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Modelling is everywhere

By Pascale Mollier - Evelyne Lhoste - Catherine Foucaud-Scheunemann, translated by Emma Morton-Saliou
Updated on 01/03/2014
Published on 04/15/2013

Every area of research conducted at INRA – agriculture, nutrition, the environment – uses modelling. Through a wide range of examples, this online report explores how mathematicians, computer scientists and biologists work together to build models that help better understand the complex world around us.

Understanding through modelling

A model is a simplified representation of a complex system or phenomenon, used to measure, understand and predict how that system or phenomenon operates. A set of known or measured input variables are entered into a model, which provides output variables using mathematical, graphic and computer-based processes.
Modelling is a fundamental part of scientific experimentation. Data observed in an experiment is first used to design a model – variables must be linked and transformed into equations – and afterwards, to confirm it.

Modelling in every field of study

Models can be created for all kinds of biological phenomena, from genes to organisms in the case of living creatures, and from plants to landscapes in agri-food systems. Modelling is a component of every area of research at INRA. The examples chosen for this report illustrate the diversity of subjects studied at INRA, including genomes, social sciences and nutrition. Read on to learn about genomic annotation, soil modelling, the spread of pests, the modelling of how salt is released in the mouth, and data mining in social sciences.

Another report will strictly focus on models used to understand and manage agroecosystems, a field of specialty at INRA.

Systems biology, which studies how biological entities such as cells or gut flora function and which relies heavily on modelling, will also be covered in another, separate report.

Mathematics

Mathematics describe the real world in a very special language which can quantify phenomena. Until recently, the use of mathematics in biology was limited to relatively simple calculations, experimental measurements and statistics on a limited amount of data. Today, mathematicians work with biologists to give meaning to enormous swathes of collected data. In other words, they connect the dots between this data and describe how a given system works. Doing so requires minutely breaking down a process into mathematical functions and developing a theoretical model that illustrates what is happening in the system. The validity of the model must then be tested via other experiments.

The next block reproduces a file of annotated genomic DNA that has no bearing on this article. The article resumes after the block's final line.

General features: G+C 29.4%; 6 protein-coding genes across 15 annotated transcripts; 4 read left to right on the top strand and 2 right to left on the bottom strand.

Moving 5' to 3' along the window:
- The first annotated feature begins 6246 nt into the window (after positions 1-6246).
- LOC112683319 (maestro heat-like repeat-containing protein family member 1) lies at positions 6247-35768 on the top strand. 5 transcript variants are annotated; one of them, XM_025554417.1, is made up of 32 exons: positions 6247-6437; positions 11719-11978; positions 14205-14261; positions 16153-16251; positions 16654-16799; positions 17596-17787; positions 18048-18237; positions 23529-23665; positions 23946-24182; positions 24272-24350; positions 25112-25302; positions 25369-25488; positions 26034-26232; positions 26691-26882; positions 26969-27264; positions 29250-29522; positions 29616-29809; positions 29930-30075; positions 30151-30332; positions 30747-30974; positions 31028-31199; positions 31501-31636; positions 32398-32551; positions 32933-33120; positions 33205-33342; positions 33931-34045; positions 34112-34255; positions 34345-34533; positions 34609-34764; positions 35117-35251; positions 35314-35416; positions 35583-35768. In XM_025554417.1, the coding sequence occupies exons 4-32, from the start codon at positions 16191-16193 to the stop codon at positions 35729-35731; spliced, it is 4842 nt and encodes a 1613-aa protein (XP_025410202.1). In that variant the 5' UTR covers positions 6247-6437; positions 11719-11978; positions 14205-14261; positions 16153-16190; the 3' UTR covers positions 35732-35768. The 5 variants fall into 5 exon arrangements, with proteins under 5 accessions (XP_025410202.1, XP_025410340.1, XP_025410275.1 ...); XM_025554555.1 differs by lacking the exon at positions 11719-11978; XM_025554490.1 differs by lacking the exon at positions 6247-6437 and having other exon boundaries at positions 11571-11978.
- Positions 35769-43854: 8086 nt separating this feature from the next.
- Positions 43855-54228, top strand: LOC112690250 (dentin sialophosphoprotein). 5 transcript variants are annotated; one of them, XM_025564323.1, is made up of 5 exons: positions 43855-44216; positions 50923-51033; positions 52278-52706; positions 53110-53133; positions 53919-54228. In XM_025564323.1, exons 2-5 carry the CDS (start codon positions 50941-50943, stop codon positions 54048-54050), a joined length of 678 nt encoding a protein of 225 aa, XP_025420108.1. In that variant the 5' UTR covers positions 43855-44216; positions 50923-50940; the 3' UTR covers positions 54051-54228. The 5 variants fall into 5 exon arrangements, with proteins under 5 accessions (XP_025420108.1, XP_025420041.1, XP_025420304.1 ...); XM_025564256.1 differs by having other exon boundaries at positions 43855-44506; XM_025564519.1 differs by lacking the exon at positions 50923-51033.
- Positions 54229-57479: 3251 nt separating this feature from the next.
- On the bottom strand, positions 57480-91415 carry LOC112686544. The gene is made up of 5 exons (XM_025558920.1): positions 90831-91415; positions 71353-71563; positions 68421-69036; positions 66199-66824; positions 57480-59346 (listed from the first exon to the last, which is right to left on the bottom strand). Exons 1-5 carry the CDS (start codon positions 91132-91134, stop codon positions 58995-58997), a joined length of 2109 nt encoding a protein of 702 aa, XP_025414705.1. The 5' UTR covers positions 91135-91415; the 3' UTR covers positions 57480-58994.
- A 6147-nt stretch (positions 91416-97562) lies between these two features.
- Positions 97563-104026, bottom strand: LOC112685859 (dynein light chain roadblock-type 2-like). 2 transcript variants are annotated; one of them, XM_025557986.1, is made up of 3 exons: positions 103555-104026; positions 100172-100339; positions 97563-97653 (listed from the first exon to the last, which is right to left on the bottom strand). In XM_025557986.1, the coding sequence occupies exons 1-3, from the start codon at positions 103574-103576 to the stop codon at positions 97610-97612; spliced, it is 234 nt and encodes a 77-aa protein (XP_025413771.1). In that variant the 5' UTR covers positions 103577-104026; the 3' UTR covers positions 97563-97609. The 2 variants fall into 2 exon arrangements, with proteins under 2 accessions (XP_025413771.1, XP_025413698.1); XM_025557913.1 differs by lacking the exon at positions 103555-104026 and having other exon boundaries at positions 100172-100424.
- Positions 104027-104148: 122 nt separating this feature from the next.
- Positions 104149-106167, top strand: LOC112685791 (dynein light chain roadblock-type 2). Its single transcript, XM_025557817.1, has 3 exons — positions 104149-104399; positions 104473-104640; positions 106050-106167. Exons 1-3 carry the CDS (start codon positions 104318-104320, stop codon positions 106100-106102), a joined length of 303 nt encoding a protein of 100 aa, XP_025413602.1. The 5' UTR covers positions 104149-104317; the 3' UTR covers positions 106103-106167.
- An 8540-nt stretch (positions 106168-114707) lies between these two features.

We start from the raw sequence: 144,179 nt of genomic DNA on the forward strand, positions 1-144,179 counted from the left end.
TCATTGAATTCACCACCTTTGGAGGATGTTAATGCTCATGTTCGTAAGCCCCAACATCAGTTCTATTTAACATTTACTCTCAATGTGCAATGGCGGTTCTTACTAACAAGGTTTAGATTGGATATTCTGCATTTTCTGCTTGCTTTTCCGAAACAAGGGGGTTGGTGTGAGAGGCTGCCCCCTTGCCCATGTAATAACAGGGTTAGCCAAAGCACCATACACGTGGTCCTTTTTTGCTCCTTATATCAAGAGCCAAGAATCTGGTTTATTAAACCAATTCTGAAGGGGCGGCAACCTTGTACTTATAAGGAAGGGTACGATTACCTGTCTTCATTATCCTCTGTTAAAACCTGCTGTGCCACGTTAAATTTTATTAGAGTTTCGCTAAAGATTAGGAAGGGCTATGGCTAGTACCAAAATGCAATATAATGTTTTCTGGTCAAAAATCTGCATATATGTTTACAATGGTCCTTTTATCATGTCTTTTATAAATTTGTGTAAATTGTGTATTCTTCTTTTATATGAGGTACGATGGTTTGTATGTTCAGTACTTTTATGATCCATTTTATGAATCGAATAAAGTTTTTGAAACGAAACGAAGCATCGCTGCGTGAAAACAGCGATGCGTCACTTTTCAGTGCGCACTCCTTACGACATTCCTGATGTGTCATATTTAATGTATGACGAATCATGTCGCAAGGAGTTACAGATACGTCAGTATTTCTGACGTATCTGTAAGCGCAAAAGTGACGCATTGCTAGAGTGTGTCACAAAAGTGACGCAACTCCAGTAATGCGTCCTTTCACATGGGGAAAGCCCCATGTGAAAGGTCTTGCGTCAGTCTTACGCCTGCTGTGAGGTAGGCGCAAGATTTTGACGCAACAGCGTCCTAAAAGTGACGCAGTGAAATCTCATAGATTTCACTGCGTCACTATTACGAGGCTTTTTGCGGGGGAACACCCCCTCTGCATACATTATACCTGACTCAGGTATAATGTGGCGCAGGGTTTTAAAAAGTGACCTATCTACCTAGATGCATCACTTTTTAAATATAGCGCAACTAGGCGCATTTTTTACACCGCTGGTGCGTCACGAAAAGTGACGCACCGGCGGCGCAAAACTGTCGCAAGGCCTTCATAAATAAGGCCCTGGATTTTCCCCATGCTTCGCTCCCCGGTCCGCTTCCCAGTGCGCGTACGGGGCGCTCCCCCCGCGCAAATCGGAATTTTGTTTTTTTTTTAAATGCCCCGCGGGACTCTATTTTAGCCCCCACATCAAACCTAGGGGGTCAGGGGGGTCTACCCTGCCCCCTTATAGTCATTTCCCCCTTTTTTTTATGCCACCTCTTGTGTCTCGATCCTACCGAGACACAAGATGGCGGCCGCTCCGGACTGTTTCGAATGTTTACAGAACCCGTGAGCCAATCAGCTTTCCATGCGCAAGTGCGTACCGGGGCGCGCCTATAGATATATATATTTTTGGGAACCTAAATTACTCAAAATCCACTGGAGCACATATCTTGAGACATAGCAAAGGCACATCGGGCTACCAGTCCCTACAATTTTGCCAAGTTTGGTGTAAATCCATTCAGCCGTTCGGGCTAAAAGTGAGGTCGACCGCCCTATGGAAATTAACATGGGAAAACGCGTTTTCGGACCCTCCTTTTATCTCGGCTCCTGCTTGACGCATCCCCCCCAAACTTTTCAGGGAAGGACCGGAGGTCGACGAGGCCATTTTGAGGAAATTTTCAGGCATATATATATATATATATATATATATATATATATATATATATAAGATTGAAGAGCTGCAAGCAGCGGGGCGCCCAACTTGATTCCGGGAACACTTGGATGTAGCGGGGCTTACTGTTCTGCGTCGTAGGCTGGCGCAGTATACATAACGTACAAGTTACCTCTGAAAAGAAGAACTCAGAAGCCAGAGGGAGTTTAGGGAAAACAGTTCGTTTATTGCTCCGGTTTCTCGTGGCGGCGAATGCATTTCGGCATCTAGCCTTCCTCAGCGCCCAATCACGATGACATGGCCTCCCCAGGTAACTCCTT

Applications

Modelling is used to illustrate and understand: models are made to describe cell metabolism and the transfer of nitrogen in the environment. It is also used to predict how a system will react to change.

In agriculture, models are used to evaluate the economic, social and environmental effects of crop-growing systems and design new ones, as a support tool in decision-making.

A modelling conference was held during the Forum des Labos at INRA Versailles-Grignon on 16 November 2012. Click below to watch the keynote address (in French) by Michaël Chelle, a member of INRA AgroParisTech’s Environment and Arable Crops Joint Research Unit:

Contact(s)
Scientific contact(s):

Associated Unit(s):
UMR1091 EGC Environment and Arable Crops Joint Research Unit

Long live algorithms!

“Natural algorithms are the language of the living world. The only one capable of rendering its descriptive complexity”.

Click here to watch the conference given by Bernard Chazelle on 18 October 2012 at the Collège de France in Paris.

Bernard Chazelle, Eugene Higgins Professor of Computer Science at Princeton University, held the Chair in Information Technology and Digital Sciences at the Collège de France in 2012.

A collective work

This book, entitled "Analyse de sensibilité et exploration de modèles - Applications aux sciences de la nature et de l'environnement" helps to choose the most adapted method for analysing models in various disciplines: oceanography, environment, water management, ecology, agronomy, etc. It is aimed at scientists and users of models.

The authors are almost all members of the interinstitutional research network MEXICO (Methods for EXploring the Informatics of COmplex models).

Several authors are from INRA. Coordination: Robert Faivre, Bertrand Iooss, Stéphanie Mahévas, David Makowski, Hervé Monod. In French.

Editions Quae, collection Savoir-faire, 2013, 352 pages, price: 55 euros. Available in bookshops in France and on the Quae website.